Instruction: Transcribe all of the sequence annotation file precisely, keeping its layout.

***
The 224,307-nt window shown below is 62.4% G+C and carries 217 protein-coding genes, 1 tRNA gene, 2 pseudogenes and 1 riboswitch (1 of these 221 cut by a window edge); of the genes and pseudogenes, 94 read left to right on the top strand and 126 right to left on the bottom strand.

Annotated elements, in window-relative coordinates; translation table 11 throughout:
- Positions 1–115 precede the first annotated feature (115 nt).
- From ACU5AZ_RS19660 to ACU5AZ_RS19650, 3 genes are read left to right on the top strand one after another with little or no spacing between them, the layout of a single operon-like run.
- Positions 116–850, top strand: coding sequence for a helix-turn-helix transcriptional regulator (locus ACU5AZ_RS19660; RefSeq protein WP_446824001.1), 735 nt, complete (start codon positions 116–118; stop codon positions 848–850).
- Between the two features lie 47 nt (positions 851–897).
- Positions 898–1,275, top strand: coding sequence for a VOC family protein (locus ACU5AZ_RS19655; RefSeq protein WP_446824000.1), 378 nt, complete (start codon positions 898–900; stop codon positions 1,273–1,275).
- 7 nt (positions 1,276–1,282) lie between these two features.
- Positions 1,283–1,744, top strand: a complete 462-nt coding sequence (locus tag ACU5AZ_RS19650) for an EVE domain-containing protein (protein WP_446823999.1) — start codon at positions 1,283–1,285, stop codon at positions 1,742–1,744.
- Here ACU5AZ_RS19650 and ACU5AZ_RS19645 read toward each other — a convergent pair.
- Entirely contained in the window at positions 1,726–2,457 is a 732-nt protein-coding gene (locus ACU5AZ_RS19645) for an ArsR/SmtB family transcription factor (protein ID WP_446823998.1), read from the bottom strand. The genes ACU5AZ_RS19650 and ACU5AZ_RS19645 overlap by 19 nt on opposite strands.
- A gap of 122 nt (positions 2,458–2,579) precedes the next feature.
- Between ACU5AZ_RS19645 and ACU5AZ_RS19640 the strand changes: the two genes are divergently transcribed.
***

The 224,307-nt window shown below is 62.4% G+C and carries 217 protein-coding genes, 1 tRNA gene, 2 pseudogenes and 1 riboswitch (1 of these 221 cut by a window edge); of the genes and pseudogenes, 94 read left to right on the top strand and 126 right to left on the bottom strand.

Annotated elements, in window-relative coordinates; translation table 11 throughout:
- Positions 1–115 precede the first annotated feature (115 nt).
- From ACU5AZ_RS19660 to ACU5AZ_RS19650, 3 genes are read left to right on the top strand one after another with little or no spacing between them, the layout of a single operon-like run.
- Positions 116–850, top strand: coding sequence for a helix-turn-helix transcriptional regulator (locus ACU5AZ_RS19660; RefSeq protein WP_446824001.1), 735 nt, complete (start codon positions 116–118; stop codon positions 848–850).
- Between the two features lie 47 nt (positions 851–897).
- Positions 898–1,275, top strand: coding sequence for a VOC family protein (locus ACU5AZ_RS19655; RefSeq protein WP_446824000.1), 378 nt, complete (start codon positions 898–900; stop codon positions 1,273–1,275).
- 7 nt (positions 1,276–1,282) lie between these two features.
- Positions 1,283–1,744, top strand: a complete 462-nt coding sequence (locus tag ACU5AZ_RS19650) for an EVE domain-containing protein (protein WP_446823999.1) — start codon at positions 1,283–1,285, stop codon at positions 1,742–1,744.
- Here ACU5AZ_RS19650 and ACU5AZ_RS19645 read toward each other — a convergent pair.
- Entirely contained in the window at positions 1,726–2,457 is a 732-nt protein-coding gene (locus ACU5AZ_RS19645) for an ArsR/SmtB family transcription factor (protein ID WP_446823998.1), read from the bottom strand. The genes ACU5AZ_RS19650 and ACU5AZ_RS19645 overlap by 19 nt on opposite strands.
- A gap of 122 nt (positions 2,458–2,579) precedes the next feature.
- Between ACU5AZ_RS19645 and ACU5AZ_RS19640 the strand changes: the two genes are divergently transcribed.